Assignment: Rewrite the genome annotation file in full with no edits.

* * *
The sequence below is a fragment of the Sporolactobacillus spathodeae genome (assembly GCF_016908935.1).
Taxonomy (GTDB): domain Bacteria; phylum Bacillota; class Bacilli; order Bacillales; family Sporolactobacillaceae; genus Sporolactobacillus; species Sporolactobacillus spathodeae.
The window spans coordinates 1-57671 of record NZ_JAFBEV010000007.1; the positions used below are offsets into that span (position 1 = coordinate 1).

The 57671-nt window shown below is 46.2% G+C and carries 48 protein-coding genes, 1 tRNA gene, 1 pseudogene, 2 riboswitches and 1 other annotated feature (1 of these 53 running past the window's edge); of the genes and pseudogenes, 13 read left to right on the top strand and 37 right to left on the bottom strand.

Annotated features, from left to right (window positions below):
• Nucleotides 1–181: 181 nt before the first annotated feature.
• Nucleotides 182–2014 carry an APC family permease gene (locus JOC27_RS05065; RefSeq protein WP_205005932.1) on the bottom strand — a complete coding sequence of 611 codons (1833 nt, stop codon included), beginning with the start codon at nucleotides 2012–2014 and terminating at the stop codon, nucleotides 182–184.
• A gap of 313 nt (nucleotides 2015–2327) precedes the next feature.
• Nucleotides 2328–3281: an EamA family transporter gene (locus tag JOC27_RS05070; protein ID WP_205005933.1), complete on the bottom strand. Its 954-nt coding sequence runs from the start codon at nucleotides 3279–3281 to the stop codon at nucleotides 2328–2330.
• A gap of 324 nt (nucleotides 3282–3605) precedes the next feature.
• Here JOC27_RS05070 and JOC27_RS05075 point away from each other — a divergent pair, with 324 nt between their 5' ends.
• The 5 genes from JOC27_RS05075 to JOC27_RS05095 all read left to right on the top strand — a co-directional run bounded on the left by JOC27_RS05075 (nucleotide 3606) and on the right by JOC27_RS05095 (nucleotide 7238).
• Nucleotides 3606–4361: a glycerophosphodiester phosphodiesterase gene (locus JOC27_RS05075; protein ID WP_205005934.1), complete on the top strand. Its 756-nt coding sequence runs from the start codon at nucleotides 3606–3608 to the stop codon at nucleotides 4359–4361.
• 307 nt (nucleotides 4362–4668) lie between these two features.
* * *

The sequence below is a fragment of the Sporolactobacillus spathodeae genome (assembly GCF_016908935.1).
Taxonomy (GTDB): domain Bacteria; phylum Bacillota; class Bacilli; order Bacillales; family Sporolactobacillaceae; genus Sporolactobacillus; species Sporolactobacillus spathodeae.
The window spans coordinates 1-57671 of record NZ_JAFBEV010000007.1; the positions used below are offsets into that span (position 1 = coordinate 1).

The 57671-nt window shown below is 46.2% G+C and carries 48 protein-coding genes, 1 tRNA gene, 1 pseudogene, 2 riboswitches and 1 other annotated feature (1 of these 53 running past the window's edge); of the genes and pseudogenes, 13 read left to right on the top strand and 37 right to left on the bottom strand.

Annotated features, from left to right (window positions below):
• Nucleotides 1–181: 181 nt before the first annotated feature.
• Nucleotides 182–2014 carry an APC family permease gene (locus JOC27_RS05065; RefSeq protein WP_205005932.1) on the bottom strand — a complete coding sequence of 611 codons (1833 nt, stop codon included), beginning with the start codon at nucleotides 2012–2014 and terminating at the stop codon, nucleotides 182–184.
• A gap of 313 nt (nucleotides 2015–2327) precedes the next feature.
• Nucleotides 2328–3281: an EamA family transporter gene (locus tag JOC27_RS05070; protein ID WP_205005933.1), complete on the bottom strand. Its 954-nt coding sequence runs from the start codon at nucleotides 3279–3281 to the stop codon at nucleotides 2328–2330.
• A gap of 324 nt (nucleotides 3282–3605) precedes the next feature.
• Here JOC27_RS05070 and JOC27_RS05075 point away from each other — a divergent pair, with 324 nt between their 5' ends.
• The 5 genes from JOC27_RS05075 to JOC27_RS05095 all read left to right on the top strand — a co-directional run bounded on the left by JOC27_RS05075 (nucleotide 3606) and on the right by JOC27_RS05095 (nucleotide 7238).
• Nucleotides 3606–4361: a glycerophosphodiester phosphodiesterase gene (locus JOC27_RS05075; protein ID WP_205005934.1), complete on the top strand. Its 756-nt coding sequence runs from the start codon at nucleotides 3606–3608 to the stop codon at nucleotides 4359–4361.
• 307 nt (nucleotides 4362–4668) lie between these two features.